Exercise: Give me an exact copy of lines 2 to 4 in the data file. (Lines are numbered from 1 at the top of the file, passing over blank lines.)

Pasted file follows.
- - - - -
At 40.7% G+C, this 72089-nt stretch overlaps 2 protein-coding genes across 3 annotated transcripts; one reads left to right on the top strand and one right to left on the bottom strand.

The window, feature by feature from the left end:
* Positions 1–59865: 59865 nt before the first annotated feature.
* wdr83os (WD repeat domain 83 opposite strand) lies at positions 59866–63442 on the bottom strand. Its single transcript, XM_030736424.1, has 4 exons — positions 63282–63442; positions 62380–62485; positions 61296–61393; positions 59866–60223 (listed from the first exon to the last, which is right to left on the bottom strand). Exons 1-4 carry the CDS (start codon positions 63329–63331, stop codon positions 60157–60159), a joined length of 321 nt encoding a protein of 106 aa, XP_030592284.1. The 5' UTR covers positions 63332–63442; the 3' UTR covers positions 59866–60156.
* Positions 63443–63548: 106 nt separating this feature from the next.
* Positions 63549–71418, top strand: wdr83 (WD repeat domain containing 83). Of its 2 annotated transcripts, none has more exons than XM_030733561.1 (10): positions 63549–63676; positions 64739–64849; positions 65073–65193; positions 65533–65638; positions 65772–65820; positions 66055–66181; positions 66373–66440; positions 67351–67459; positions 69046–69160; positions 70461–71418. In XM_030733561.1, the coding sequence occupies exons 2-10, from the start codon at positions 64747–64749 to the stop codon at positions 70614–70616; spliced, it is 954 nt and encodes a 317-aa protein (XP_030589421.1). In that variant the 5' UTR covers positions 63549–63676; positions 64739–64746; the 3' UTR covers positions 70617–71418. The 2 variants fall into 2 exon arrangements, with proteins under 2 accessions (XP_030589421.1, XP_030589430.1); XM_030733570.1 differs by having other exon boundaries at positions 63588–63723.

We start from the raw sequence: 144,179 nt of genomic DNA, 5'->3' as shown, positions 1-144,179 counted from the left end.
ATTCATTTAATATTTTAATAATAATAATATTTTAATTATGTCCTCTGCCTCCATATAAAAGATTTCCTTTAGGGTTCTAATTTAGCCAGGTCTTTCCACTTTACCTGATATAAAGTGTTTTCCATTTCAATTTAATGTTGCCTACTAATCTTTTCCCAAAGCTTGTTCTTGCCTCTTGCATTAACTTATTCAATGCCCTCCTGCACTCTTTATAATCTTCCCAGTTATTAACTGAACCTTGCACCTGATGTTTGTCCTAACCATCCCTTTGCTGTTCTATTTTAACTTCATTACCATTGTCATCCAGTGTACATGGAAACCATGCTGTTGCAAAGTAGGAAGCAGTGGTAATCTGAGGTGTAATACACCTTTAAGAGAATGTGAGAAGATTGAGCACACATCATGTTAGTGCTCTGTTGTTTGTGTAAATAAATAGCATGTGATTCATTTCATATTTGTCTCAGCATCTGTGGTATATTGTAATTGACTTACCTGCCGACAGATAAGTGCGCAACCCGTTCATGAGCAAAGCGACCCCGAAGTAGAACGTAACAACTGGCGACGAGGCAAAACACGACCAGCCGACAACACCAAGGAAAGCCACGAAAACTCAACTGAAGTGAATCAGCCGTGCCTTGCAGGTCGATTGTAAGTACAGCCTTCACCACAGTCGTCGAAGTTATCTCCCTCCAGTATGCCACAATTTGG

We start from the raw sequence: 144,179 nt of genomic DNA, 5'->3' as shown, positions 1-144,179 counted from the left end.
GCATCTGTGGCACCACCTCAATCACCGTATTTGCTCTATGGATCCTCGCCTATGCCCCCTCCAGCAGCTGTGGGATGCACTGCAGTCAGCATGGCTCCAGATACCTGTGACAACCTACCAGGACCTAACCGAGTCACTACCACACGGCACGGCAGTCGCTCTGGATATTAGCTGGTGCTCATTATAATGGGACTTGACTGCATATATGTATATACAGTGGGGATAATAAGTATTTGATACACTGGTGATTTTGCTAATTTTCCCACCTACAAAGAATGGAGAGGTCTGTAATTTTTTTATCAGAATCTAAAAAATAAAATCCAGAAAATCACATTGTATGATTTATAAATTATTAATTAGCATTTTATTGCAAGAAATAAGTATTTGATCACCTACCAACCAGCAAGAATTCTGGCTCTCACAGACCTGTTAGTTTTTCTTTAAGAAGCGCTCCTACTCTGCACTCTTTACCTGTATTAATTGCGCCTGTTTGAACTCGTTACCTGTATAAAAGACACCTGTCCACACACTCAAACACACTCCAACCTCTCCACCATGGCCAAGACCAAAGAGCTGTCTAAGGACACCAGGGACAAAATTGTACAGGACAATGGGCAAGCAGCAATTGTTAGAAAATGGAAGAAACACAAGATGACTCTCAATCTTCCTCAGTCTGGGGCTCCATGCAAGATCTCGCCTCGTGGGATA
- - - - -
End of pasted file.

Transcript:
The window, feature by feature from the left end:
* Positions 1–59865: 59865 nt before the first annotated feature.
* wdr83os (WD repeat domain 83 opposite strand) lies at positions 59866–63442 on the bottom strand. Its single transcript, XM_030736424.1, has 4 exons — positions 63282–63442; positions 62380–62485; positions 61296–61393; positions 59866–60223 (listed from the first exon to the last, which is right to left on the bottom strand). Exons 1-4 carry the CDS (start codon positions 63329–63331, stop codon positions 60157–60159), a joined length of 321 nt encoding a protein of 106 aa, XP_030592284.1. The 5' UTR covers positions 63332–63442; the 3' UTR covers positions 59866–60156.